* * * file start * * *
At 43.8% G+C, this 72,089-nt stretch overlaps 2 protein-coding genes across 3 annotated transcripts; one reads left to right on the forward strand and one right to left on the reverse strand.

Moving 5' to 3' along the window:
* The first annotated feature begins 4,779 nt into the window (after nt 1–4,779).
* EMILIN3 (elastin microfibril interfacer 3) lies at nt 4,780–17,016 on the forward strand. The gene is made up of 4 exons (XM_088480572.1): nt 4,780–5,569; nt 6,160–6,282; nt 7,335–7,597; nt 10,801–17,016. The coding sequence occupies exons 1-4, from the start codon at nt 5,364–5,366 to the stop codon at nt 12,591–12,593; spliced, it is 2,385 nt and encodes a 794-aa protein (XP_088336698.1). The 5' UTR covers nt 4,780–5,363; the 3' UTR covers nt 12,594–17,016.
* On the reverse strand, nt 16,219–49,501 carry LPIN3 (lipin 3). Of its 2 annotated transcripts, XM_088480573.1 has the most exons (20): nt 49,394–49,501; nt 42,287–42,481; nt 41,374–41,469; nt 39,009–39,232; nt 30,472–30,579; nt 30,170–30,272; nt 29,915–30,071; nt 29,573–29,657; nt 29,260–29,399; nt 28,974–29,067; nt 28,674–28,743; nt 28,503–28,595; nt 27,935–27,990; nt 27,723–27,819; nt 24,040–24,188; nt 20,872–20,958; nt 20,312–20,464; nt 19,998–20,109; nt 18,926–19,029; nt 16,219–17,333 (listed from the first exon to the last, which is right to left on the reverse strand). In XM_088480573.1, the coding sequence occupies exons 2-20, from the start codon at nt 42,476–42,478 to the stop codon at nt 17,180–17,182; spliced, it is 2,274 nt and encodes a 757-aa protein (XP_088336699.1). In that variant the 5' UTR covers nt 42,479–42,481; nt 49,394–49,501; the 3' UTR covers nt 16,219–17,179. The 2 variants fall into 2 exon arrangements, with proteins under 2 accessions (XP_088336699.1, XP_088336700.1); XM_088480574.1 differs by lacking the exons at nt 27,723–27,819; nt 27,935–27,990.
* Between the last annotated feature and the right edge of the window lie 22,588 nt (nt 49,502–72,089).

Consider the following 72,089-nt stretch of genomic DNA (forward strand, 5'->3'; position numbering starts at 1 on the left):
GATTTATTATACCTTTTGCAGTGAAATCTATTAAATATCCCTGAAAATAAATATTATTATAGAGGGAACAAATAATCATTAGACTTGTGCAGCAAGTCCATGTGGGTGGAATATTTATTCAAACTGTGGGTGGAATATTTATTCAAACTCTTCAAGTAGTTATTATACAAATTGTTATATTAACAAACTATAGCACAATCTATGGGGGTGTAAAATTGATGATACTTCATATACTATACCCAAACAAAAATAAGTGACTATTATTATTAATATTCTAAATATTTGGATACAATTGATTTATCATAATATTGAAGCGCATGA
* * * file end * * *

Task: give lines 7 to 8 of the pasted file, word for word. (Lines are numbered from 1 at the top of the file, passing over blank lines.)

Consider the following 72,089-nt stretch of genomic DNA (forward strand, 5'->3'; position numbering starts at 1 on the left):
GATTTATTATACCTTTTGCAGTGAAATCTATTAAATATCCCTGAAAATAAATATTATTATAGAGGGAACAAATAATCATTAGACTTGTGCAGCAAGTCCATGTGGGTGGAATATTTATTCAAACTGTGGGTGGAATATTTATTCAAACTCTTCAAGTAGTTATTATACAAATTGTTATATTAACAAACTATAGCACAATCTATGGGGGTGTAAAATTGATGATACTTCATATACTATACCCAAACAAAAATAAGTGACTATTATTATTAATATTCTAAATATTTGGATACAATTGATTTATCATAATATTGAAGCGCATGA